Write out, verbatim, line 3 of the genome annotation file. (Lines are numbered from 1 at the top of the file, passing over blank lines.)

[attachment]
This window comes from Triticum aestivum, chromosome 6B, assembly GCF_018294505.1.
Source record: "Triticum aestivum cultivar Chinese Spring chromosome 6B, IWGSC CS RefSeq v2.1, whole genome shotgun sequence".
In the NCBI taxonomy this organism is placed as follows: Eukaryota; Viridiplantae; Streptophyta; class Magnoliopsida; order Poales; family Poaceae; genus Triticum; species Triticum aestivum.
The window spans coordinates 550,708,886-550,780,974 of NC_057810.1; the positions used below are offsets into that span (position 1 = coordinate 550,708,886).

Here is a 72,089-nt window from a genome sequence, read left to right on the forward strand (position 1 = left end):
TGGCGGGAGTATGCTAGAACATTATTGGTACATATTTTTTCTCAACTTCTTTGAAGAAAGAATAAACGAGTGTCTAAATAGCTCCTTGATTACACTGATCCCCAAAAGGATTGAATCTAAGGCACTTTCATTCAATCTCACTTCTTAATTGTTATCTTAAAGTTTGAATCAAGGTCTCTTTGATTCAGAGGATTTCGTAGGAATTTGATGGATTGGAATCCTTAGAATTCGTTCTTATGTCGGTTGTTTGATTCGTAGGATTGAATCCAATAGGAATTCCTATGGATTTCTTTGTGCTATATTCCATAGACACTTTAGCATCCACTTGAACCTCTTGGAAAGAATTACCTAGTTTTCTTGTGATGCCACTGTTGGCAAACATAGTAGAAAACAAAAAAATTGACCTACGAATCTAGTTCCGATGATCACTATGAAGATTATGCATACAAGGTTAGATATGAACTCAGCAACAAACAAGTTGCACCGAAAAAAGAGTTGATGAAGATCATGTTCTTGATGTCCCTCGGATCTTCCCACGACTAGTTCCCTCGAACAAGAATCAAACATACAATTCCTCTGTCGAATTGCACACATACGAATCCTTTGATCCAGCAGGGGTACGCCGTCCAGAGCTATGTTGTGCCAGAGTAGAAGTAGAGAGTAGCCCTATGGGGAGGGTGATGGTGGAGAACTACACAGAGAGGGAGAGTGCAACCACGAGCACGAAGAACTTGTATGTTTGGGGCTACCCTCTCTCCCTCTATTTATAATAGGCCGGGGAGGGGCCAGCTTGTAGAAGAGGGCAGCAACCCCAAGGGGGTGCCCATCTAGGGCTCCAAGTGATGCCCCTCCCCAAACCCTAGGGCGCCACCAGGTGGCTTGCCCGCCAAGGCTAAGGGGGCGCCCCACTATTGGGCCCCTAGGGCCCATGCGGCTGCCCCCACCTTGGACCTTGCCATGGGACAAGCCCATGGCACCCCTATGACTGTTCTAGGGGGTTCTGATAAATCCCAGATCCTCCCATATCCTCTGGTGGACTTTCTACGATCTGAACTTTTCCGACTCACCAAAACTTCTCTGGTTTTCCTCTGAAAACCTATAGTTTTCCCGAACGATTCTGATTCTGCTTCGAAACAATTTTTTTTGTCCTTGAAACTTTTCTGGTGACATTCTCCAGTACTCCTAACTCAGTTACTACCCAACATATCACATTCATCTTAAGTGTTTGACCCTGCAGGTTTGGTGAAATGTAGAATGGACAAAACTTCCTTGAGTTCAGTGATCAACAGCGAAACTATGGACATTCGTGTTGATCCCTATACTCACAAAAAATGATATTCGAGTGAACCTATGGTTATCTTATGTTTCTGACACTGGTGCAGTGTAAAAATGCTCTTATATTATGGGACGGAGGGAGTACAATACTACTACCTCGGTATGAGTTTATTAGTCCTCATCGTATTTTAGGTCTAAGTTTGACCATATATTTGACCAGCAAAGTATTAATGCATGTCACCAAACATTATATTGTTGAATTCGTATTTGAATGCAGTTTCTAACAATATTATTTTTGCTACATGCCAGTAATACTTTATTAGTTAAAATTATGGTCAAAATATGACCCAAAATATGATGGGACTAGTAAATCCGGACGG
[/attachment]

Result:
In the NCBI taxonomy this organism is placed as follows: Eukaryota; Viridiplantae; Streptophyta; class Magnoliopsida; order Poales; family Poaceae; genus Triticum; species Triticum aestivum.